International Journal of Pediatrics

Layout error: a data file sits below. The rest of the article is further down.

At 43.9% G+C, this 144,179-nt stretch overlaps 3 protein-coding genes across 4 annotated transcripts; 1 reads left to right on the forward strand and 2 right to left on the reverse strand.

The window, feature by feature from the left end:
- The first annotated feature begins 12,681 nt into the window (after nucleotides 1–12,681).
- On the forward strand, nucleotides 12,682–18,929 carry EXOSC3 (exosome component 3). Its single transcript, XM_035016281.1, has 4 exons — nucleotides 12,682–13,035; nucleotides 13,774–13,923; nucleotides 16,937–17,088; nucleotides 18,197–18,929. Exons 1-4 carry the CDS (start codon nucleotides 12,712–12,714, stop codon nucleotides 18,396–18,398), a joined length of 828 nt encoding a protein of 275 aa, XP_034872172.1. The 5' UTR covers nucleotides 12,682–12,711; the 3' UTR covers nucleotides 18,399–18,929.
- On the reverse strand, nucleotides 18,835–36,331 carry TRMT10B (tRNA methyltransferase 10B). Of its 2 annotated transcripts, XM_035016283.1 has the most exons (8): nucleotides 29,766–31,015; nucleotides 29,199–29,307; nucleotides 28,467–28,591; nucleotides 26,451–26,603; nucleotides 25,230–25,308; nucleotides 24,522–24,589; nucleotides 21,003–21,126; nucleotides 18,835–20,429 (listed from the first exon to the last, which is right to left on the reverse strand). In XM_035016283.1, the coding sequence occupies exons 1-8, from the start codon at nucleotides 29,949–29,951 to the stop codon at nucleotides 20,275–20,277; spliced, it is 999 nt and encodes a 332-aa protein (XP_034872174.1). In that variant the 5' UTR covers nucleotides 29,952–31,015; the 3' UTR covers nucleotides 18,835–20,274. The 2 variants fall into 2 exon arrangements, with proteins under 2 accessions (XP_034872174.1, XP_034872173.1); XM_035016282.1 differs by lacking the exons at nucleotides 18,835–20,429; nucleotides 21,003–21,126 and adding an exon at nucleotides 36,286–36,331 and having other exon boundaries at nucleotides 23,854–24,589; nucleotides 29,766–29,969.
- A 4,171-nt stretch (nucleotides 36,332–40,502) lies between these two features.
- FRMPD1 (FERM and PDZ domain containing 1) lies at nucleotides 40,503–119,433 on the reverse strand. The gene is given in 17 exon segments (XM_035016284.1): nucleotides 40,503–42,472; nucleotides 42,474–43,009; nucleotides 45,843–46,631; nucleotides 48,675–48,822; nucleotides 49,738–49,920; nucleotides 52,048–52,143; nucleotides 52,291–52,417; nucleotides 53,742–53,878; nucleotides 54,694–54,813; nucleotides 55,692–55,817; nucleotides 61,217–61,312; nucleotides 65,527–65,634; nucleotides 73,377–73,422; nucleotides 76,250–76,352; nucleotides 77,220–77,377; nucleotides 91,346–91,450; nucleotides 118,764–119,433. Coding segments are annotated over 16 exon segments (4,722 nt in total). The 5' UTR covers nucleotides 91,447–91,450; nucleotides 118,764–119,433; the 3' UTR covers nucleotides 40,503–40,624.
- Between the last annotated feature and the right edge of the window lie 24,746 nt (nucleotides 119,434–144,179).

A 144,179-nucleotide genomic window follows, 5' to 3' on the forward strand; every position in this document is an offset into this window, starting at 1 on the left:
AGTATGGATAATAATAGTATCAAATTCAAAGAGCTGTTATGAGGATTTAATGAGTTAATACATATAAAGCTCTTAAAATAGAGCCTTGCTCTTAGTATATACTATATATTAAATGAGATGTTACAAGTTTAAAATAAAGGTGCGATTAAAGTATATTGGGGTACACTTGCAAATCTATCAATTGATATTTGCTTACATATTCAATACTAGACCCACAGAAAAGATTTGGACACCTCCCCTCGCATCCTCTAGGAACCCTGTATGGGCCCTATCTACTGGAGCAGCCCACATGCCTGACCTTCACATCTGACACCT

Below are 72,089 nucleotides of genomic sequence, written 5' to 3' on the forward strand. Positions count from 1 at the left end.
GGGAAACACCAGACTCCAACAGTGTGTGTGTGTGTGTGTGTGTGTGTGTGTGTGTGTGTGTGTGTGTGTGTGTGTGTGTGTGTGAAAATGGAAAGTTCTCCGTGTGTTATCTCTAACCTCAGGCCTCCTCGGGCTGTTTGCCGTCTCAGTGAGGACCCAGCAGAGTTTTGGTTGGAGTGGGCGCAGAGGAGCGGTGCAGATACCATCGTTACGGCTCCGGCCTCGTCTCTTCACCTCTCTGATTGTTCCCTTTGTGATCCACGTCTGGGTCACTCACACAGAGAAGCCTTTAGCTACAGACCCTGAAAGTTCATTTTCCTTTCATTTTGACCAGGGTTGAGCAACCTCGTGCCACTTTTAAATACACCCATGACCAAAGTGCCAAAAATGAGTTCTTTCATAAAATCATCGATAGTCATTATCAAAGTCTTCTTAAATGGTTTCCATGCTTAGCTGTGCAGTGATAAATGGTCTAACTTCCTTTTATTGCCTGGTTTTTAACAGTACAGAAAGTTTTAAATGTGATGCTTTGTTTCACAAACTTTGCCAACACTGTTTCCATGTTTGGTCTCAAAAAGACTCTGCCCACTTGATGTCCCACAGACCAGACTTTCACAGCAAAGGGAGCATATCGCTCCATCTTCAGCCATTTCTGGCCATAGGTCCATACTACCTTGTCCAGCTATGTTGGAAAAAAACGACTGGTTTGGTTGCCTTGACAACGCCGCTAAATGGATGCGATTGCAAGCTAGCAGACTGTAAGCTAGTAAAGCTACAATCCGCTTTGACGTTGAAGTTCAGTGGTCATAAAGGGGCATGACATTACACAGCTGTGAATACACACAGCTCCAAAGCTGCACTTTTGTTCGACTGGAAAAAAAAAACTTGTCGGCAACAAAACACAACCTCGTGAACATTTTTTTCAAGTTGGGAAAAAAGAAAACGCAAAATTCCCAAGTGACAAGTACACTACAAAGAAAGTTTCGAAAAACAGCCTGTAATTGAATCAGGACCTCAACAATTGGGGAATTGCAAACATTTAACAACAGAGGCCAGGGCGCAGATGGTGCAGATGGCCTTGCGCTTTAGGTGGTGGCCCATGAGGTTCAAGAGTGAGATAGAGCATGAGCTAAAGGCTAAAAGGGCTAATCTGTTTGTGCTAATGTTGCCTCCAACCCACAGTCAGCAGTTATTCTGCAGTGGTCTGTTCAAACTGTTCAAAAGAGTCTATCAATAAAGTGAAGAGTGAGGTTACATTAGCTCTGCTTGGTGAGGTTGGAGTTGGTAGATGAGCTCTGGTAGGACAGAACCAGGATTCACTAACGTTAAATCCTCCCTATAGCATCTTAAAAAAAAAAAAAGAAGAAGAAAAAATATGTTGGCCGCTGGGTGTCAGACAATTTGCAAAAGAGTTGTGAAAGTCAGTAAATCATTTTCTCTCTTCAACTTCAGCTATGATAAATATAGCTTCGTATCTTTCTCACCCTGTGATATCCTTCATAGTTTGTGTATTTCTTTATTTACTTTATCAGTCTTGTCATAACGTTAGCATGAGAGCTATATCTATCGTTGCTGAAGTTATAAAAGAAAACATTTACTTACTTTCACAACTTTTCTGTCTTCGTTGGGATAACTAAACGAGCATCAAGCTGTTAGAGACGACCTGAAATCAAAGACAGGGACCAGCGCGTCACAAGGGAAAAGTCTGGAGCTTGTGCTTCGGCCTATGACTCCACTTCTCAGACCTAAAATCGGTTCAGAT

Background: There is increasing incidence of Type 1 Diabetes Mellitus (T1DM), an autoimmune disease that destroys pancreatic beta cells and is caused by multiple environmental factors. This increasing incidence has been associated with different factors. We aimed to investigate the relationship between environmental factors, such as vitamin D deficiency, socioeconomic status, maternal age, low birth weight, mode of delivery, and breastfeeding; and T1DM. In addition, we critically discussed environmental factors promoting the progression to T1DM. Methods: We analyzed data of 250 children and adolescents aged<18 years who were selected through a random sampling technique. Descriptive data were collected from various ambulatory pediatric endocrine clinics in Jeddah city by reviewing both the medical records of patients and the phoenix system. Results: The 250 patients included 125 boys and 125 girls with T1DM. Evaluation of environmental factors revealed that 111 (44.4%) patients had low vitamin D levels, 106 (42.4%) had good income, 140 (56.7%) had maternal age>30 years at delivery, 190 (76%) had normal birth weight, 173 (69.2%) were delivered through vaginal birth, 72 of 117 patients were breast and bottle fed, and 72 of 142 patients were fed for 1-2 years after birth. Conclusions: There was a significant association between environmental factors and increased risk of T1DM. The most common environmental factors that increased the risk of T1DM were maternal age>30 years and low vitamin D levels in the infant as well as good or average socioeconomic status.